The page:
So about $420,000.

With an "honor system" boarding system you can take all those numbers with a big grain of salt anyway. Tri Met has been playing loose and fast with those numbers since forever. And being able to fudge the numbers is the main reason they retain the honor system.

Erik H. -

Eight trips a day in each direction, 16 trips a day total.

590 round riders a day, divided by 16 trips per day yields average load of 37 riders per trip.

Capacity per trip per train ___?

I believe TriMet has closed bus routes in the past year with higher average loads.



Each WES train has 74 seats and space for two wheelchairs. (There is one trailer car that can be towed behind a power car, this car has an additional 80 seats plus two wheelchair spaces.) However, in three train operation, two of the trains must be single-cars, and frequently TriMet runs all three trains in single-car mode.

There are four stations in which a passenger can board the train (five stations total) per direction. Theoretically, if there is 100% turnover at each station (not realistic) a WES train could have a maximum of 304 boarding rides per trip (single car train).

But we don't even need to resort to hypothetical, creative accounting tricks. There's 74 seats. On average, a WES train boards 37 riders total among all four stops in which someone can board the train. If all 37 riders are on the train at one time, you have a 50% load factor. But it's known that people do get on and off the train along the route; many folks ride the train between Beaverton and Tigard as the train is much better than the seriously overcrowded 76/78 buses. That leaves the trip to Tualatin very empty; and to Wilsonville even more so.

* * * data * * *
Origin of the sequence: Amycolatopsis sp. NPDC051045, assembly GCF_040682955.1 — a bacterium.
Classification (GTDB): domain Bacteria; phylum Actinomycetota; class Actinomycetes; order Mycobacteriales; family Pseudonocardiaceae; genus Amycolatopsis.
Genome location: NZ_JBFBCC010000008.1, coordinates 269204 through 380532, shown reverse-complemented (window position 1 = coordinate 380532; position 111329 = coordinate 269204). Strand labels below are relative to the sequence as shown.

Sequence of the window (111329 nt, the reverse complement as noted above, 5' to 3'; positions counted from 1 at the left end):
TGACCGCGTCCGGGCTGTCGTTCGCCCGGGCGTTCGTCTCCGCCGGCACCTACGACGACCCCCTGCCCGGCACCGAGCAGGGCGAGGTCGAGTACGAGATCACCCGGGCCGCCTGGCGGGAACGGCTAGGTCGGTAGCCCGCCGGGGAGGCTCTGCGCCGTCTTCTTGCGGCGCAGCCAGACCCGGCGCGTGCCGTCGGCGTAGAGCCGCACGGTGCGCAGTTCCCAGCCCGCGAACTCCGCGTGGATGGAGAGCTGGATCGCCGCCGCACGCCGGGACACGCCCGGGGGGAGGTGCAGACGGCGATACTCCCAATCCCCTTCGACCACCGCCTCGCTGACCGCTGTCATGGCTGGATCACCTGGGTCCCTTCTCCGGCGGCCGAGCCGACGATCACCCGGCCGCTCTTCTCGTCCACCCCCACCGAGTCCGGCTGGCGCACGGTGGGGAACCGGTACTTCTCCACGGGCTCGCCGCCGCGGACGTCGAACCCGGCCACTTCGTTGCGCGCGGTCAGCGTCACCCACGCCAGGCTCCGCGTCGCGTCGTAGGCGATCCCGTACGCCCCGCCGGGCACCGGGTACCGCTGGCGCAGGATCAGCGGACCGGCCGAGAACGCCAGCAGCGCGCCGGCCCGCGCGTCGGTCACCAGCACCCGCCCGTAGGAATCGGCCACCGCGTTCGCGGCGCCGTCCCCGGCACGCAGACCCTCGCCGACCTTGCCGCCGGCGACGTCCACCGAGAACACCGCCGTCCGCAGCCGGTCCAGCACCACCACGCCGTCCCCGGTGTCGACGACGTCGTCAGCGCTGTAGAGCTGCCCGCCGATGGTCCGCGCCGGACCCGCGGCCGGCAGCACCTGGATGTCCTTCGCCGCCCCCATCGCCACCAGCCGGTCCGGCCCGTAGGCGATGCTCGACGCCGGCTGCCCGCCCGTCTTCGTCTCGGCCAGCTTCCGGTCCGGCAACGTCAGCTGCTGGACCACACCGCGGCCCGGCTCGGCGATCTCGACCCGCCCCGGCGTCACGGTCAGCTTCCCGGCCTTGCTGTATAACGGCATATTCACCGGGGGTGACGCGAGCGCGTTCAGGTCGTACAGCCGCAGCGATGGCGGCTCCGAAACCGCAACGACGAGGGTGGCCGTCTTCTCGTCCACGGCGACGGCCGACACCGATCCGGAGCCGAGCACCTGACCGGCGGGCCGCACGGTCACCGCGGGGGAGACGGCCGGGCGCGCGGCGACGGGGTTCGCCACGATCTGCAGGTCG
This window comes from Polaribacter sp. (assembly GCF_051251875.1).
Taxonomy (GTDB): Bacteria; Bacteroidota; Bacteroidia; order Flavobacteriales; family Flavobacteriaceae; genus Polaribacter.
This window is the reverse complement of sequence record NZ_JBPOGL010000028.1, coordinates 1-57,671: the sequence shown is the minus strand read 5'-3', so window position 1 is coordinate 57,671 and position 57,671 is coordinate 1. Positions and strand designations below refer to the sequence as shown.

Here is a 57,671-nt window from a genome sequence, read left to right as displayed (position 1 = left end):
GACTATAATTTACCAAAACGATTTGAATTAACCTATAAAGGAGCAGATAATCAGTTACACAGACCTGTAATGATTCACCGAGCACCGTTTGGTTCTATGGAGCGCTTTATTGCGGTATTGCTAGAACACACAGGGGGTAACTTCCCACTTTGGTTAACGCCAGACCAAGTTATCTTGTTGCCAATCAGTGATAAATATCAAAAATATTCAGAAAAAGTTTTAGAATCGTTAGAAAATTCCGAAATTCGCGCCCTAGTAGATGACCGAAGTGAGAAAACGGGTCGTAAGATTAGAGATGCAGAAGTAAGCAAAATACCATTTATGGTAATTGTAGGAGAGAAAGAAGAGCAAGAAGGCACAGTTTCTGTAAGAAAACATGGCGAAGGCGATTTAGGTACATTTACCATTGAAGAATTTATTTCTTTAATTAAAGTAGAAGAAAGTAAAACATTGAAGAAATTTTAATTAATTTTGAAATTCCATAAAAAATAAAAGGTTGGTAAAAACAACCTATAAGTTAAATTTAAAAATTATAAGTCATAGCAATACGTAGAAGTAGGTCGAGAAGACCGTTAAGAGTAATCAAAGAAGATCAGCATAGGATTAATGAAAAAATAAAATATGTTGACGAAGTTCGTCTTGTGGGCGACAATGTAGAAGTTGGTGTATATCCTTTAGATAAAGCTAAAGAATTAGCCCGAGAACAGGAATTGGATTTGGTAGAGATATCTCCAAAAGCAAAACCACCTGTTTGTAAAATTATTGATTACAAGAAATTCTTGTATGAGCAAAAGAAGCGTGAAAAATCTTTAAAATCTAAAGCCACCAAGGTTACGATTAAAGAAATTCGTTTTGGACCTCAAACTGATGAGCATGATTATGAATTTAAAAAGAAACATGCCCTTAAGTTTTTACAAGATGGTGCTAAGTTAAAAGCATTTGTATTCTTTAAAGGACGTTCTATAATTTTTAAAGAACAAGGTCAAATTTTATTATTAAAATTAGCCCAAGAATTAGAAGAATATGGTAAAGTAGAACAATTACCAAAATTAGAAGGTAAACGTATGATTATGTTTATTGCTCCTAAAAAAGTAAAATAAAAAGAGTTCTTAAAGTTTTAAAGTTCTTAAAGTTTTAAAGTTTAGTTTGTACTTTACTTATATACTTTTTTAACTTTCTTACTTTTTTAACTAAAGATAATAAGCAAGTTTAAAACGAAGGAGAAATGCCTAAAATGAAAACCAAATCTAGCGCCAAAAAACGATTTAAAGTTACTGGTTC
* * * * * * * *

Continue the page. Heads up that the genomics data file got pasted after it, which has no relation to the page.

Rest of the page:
Unfortunately while trains are often cited as transit examples that are scalable, WES can't scale down any smaller. It's already a very low capacity train as far as trains go. Sounder, the commuter rail service between Tacoma, Seattle and Everett, frequently runs eight and nine car, double-deck coach trains, between Seattle and Tacoma. If passenger counts are too light, drop off a car or two. Can't do that with WES.

Even buses are somewhat scalable, if you have the right fleet. (Unfortunately, TriMet has all but standardized on nothing but 40' buses; there are a few 30' buses out there on certain routes.) TriMet refuses to buy articulated buses, so "scaling up" means adding another bus - and the accompanying fuel and labor costs. That is one benefit of rail, but the design of WES limits it to two car trains (just as MAX can't run more than two cars either.)

So far...there is no need to scale up WES. I did ride WES one time when it was crowded with standees - it was the day, in early 2010, when the afternoon snow caught TriMet off guard and nearly every bus was pulled off the road. It was the only way to get from Portland (MAX to Beaverton) to Tigard. But every other time I've ridden WES (none of which were for an actual commuting purpose, they were all to take my son for a "train ride") you could have two aisles to yourself, each time.

Was at a mtg where TriMet's finance director talked about proposed projects in the future (this was 5 or 6 years ago, way before the economy tanked) and she discussed future projects. Land use planners at the meeting asked where the money would come from. She said, "We don't have it now but it will be there when we need it." BTW the buses are filthy now, they never used to be this gross. TriMet has been grossly negligent in its fiduciary duty, forecasting and ability to predict future events or in practicing any practical forethought whatsoever. Neil's better than Fred, but he has such a big hole to dig out of...